Is it perverse that sometimes I get a bit more pleasure from an well-intentioned underperformer finding its feet than from a show that's great to begin with?
I was the one who was tickled when Flash Gordon improved enough to become almost watchable. I rooted for Grimm when it hadn't finished baking yet, even as Once Upon a Time steamed ahead in the fairy tale race, clean and confident.
A Slow Start, But Not Inauspicious
Don't get me wrong -- I wish all our sci-fi/fantasy shows were smart, funny, moving, heartbreaking, and redeeming. We're fortunate to get every gift like that. But there's also a voice in my head that smiles wanly when we get that gift, sighing the sense of past experience: that behind every brilliant premiere and rock-solid freshman year lurks, like the obnoxious friends of your new best buddy, the aimless wanderings of mid-to-late Smallville or the bleak doldrums of Battlestar Galactica season 3. But a show that wants to succeed, tries, tries harder, and then starts to actually come together is an altogether different kind of blessing.
Haven was never bad. It's always been a well-written, strongly directed show, beautifully shot and graced with perfectly fine CGI. From day one the three leads -- Emily Rose as Audrey, Lucas Bryant as Nathan, and Eric Balfour as Duke -- have shouldered the plot with the verve and polish of adept professionals, and a steady string of Canadian character actors did the rest.
But it took a long time for it to feel like Haven to feel like it was about something. It was too easy for the Troubles -- the strange recurring phenomenon that falls on the town of Haven, Maine every couple of decades, like locusts, bringing to the surface in its residents (serially, it seems, at weekly intervals) a panoply strange, often uncontrollable abilities -- to slide into the "freak of the week" formula, as if the little hamlet had been subjected to a Smallville-esque meteor shower.
A Concentrating Cyclone
By now, though, with the season 3 premiere (imaginatively named "301," written by the show's creators Sam Ernst and Jim Dunn and premiering Sep. 21 on Syfy), Haven has not only become more focused, but that focus has been harnessed in the development of the relationship among the three protagonists and between them and the town. Haven doesn't just feature the Weekly Trouble and the resulting drama; it's about the Troubles. It's about the strangeness of them, the urgent need to make sense of them, and the unexpectedly deep and far-reaching parts that Audrey, Duke, and Nathan have played in them—in particular, the sparks between Duke and Nathan aren't about testosterone, they're about their mutual and perpendicular roles in the town's relentless and accelerating problems. Haven is evolving backwards, even as it expands into new territory.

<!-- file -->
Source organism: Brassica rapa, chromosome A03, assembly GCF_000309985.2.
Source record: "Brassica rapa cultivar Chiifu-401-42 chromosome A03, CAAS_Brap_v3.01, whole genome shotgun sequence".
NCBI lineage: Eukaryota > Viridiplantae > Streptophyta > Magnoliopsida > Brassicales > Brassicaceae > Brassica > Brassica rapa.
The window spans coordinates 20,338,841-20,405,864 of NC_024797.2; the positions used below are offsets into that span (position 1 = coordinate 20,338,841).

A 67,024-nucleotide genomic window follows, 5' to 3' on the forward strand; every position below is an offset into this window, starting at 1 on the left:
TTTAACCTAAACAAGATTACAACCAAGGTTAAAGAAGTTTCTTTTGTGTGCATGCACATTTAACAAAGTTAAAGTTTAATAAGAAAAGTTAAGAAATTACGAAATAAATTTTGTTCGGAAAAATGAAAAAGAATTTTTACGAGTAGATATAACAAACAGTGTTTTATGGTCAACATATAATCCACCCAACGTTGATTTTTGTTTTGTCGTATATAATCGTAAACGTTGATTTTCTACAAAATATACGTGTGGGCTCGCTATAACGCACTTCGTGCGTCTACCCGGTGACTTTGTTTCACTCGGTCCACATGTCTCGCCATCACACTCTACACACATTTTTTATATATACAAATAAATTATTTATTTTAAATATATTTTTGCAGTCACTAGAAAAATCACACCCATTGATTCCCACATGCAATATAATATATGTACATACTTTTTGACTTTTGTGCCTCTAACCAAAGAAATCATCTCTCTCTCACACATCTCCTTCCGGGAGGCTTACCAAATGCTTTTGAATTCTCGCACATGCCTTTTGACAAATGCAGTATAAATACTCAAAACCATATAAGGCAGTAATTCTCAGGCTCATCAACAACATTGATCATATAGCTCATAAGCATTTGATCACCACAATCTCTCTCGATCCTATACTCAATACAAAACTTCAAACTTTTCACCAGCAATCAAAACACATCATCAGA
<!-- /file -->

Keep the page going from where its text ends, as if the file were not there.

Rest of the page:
Even more interestingly, it's also about confronting the Troubles on more levels than just resolving this week's crisis in 42. The climax that Duke, Nathan, and Audrey have reached is the complex and disconcerting dilemma of how to deal with the Troubles, balancing the safety of the town against the need to save each affected neighbor. And Haven is starting to explore what happens afterward: in "301" we re-meet "WWE Superstar Edge" (as he's billed, real name Adam Copeland) as the tough, laconic cleaner, Dwight, and in the second story of the season, "Stay," we get Bree Williamson as Claire, who has similar responsibilities on the mental side. And the high concept is that both of them not only tend to the fallout after the closing credits roll, if not before, but also worry about how our heroes are coping with saving the town and its strangely touched citizens day in and day out.
The Town Players
The newcomers join the existing supporting cast in upping Haven's game. Vince and Dave (Richard Donat and John Dunsworth), for example, the brothers from the newspaper, started out exuding the faintly creepy air you get from twins you meet exploring a haunted house. But two full seasons have allowed them not only to flourish and come to be an integral part of the town's mystery, but to emerge as individuals: they, too, face the impossible knot of how to proceed, and their not being quite of the same page about it creates a resonance that adds another layer of harmony to the concerto, underlying the straightforward harmony of resolving the latest fix.
Haven doesn't have the brash, attention-getting gloss and smugness of new shows bowing this season, like Arrow or Revolution. It's a solid performer that's grown its game, a soft-spoken middle seed that not everyone realizes is an up-and-comer. It knows what it wants now and it's striding toward it with calm and cadence. If any show deserves to fill the Friday night gap left behind by another quietly good Syfy series, Sanctuary, it's Haven. Welcome back, Parker, and I hope you find what you're looking for.